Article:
• If a variable is protected all inheriting classes will have access to it. This means, you have to keep it in the base class, but gives you the availability to provide special access to classes inheriting the base class.


In C# libraries are organized in namespaces and DLLs, whereas in Java they are organized in packages. We can assume that libraries/namespaces and packages are similar and compare the access modifier in this context.

Access modifiers are slightly different on classes and class member levels, so we'll compare them separately.


Access C# Java
default Defaults to internal - access limited to current assembly Defaults to package-private - access limited to the package
private Access limited only to containing class. Used for nested classes. Access limited only to containing class. Used for nested classes.
public No restriction on the access. No restriction on the access.

Access C# Java
default Defaults to private - access limited to current class Visible across the package, cannot be access from inheriting classes.
private Access limited to only current class. Access limited to only current class.
public No restriction on the access. No restriction on the access.
protected Visible in current and inheriting classes. Visible in current and inheriting classes.
internal Access limited to the current assembly. No such keyword. Similar to no modifier - i.e. package-private.

As you can see, C# and Java modifiers are not so different. They are almost equivalent and the same concepts are applied in both languages. Most notable difference is that the default member access is private in C# and package-private in Java, so if you're used to not writing access modifiers, you'd better start explicitly adding them to prevent code problems and protect your variables.

Rule of thumb

Set the most specific and limited access possible - don't expose more from your classes than you need to.

The rule of thumb in access modifiers is shared amongst all OOP languages. Expose just as much as required and protect everything else. This can give you the freedom to change the underlying implementation, data structures and rename fields/methods which are not visible. Don't allow easy break-in your functionality.


Friday, May 15, 2015

Everlive API Swagger


Swagger is now the defacto standard for documenting REST APIs - it's widely used, known and adopted. In most cases, you add comments and meta information to your APIs in your own code, and swagger can generate an API reference for it. It's not a static one though, not only you can see the definitions, parameters and etc. but you can even give it a try, which is awesome.


If you're using the Telerik Backend Services (a.k.a. Everlive) you may find this little project quite useful. By entering your API Key and Master Key it dynamically generates a Swagger API definition for your Content Types in Everlive. Therefore, you can easily test out stuff - add items, query items, check boundary cases like errors and etc - the best part is that you can do this without writing a single line of code.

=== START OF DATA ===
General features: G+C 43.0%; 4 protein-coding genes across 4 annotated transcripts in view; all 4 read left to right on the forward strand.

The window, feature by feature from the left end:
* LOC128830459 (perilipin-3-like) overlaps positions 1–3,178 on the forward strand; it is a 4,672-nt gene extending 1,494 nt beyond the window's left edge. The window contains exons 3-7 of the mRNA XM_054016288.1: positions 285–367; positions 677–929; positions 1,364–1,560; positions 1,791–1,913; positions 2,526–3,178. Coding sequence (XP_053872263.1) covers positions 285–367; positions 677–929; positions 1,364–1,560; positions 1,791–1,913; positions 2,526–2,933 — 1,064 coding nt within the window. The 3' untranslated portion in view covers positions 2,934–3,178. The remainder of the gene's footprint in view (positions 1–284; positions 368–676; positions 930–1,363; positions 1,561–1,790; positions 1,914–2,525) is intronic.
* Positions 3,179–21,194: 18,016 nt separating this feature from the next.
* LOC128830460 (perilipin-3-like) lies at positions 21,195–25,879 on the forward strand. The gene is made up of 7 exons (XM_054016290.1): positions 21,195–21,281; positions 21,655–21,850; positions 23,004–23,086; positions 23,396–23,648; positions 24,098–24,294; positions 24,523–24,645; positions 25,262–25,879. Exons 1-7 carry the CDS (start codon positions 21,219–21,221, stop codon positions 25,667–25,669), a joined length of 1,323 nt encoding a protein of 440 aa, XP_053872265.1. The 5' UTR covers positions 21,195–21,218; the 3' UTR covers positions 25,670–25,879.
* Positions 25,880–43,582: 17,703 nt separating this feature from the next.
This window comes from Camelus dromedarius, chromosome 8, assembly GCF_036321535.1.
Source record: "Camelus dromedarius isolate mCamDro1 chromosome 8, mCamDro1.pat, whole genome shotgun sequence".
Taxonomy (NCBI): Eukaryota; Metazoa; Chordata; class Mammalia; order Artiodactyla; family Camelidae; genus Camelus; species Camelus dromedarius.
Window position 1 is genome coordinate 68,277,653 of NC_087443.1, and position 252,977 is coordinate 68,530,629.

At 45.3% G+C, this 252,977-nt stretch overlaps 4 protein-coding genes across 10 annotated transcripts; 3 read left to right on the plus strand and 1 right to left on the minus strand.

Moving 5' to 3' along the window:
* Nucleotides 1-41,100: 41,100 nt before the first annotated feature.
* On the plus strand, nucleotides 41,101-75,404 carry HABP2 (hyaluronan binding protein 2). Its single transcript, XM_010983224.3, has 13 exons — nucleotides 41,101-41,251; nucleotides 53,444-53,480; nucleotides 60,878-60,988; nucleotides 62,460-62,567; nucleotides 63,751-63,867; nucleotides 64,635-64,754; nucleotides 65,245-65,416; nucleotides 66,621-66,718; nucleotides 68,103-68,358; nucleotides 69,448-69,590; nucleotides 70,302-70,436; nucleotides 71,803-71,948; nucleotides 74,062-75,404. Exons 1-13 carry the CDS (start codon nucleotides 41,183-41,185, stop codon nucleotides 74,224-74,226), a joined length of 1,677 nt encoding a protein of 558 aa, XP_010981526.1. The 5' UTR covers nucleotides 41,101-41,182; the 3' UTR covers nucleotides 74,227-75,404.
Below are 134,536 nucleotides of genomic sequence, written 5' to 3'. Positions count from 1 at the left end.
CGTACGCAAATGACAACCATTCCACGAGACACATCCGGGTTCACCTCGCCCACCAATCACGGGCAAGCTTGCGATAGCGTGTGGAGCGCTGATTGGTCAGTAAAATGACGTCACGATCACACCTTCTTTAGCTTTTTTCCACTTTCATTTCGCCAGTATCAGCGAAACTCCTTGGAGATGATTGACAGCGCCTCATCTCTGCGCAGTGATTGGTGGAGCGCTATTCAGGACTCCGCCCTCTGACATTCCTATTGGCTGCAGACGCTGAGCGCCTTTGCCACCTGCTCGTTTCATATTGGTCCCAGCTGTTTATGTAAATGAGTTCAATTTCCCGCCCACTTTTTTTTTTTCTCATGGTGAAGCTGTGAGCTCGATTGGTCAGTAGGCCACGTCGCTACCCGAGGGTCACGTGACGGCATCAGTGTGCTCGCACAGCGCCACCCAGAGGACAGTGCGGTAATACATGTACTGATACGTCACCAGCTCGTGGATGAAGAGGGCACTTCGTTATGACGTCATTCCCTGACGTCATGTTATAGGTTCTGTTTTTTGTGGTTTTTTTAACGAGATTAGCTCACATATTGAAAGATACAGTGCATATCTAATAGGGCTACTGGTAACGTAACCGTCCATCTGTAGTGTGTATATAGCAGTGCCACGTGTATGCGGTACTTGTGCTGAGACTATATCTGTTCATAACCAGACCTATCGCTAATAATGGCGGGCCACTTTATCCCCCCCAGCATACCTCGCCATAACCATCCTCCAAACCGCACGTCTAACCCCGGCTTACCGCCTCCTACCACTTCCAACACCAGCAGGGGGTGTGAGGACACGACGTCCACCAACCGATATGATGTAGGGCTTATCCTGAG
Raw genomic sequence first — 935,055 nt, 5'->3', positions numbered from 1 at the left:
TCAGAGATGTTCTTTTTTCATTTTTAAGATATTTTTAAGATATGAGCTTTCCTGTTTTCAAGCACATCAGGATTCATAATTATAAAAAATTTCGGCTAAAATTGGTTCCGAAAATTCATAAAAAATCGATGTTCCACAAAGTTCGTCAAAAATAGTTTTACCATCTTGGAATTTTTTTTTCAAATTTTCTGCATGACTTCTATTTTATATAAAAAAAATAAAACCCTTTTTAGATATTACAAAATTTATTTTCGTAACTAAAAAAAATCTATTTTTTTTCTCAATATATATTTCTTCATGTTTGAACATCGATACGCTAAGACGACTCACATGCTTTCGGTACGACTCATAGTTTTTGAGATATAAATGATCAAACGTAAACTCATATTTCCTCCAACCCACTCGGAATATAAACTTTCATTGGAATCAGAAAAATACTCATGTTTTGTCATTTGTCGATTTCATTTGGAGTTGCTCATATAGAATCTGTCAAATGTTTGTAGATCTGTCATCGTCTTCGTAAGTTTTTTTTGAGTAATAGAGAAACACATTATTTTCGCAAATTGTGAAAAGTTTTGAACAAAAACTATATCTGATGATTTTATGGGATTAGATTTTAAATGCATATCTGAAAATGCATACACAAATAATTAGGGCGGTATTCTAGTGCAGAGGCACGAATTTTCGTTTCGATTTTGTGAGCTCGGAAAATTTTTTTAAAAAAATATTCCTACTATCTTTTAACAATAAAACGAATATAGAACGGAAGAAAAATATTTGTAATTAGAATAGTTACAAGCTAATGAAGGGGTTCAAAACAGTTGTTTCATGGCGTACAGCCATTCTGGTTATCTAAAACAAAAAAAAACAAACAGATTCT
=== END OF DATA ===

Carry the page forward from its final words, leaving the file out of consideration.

Swagger + Everlive

The project generates dynamically a Swagger definition for an Application in the Telerik Backend Services. By providing your API and Master Keys the service extracts your Application's Metadata and generates a Swagger Definition with all your Content Types and Fields. The auto-generated content is then displayed in the nice Swagger UI. 

Give it a try and let me know what you think.

Tuesday, October 28, 2014

Open Source + Me

Hi guys,

it's been a while - but as you see I've kept my 'letter-style' of writing. Just kidding.

Recently I've came out of my "comfort" zone at work, therefore I've made a big shift from the Microsoft/.NET/C# to open source - Node/Angular/Mongo DB technologies. Adopting to this new for me world was quite challenging and knowledge rewarding. Although not feeling very confident, I wanted to start contributing somehow to the Open Source community. Therefore, I've decided to extract 2 very simple and generic projects from my personal stuff.

Minimalistic: Node JS + Angular JS + Require JS

For the past months, I've been working on a great project, involving the so-called MEAN (Mongo DB + Express JS + Angular JS + Node JS) stack. Bootstrapping the application in the beginning seemed like the hardest part and involved a steep learning curve. What I needed and wanted:

  • Web Application with Angular JS
  • With Require JS to wire up the external dependencies
  • With a minimalistic Node JS server
  • All this as simple as possible, without any overhead
  • Run in 2-3 commands from the command line

What I found out there were many seed projects, with HTML 5 boilerplates, styles, heavy Node JS server implementations and etc. So, I've setup a minimalistic seed project, which has all the points above covered - nothing more, nothing less.

The project is located at GitHub here: and is truly minimalistic and simple. 

Yet, this is an Angular JS web app wired up with Require JS and served by Node. I'll definitely use it whenever I need to setup an Angular JS web app. What can be added - Grunt/Gulp make files, sample tests with Karma and a little heavier Angular JS app with a Service, Module and one more route.

Arduino: Temperature Measurer

Another minimalistic project - a sample Temperature Measurer class, implemented in Node JS. What it does is measure a Temperature retrieving the data from an Arduino device and emit event with the gathered data. It can be easily plugged in any home/office automation project, as long as you've already have the required hardware (Arduino + Temp sensor). The sample application + temperature measurer is again hosted on GitHub: As simple as it gets, I've been using this for a while and haven't noticed any side effects, yet.


The open source world reveals a whole new range of opportunities. It's awesome that you can learn and get inspired from the code of so many smart guys. Now I'll just have to find out how some Open Source have become viral and popular, whereas others have never been downloaded/forked...

In a bottom line, what came to my mind is the following wordplay:

Some things never change and some things always change (like technology and trends).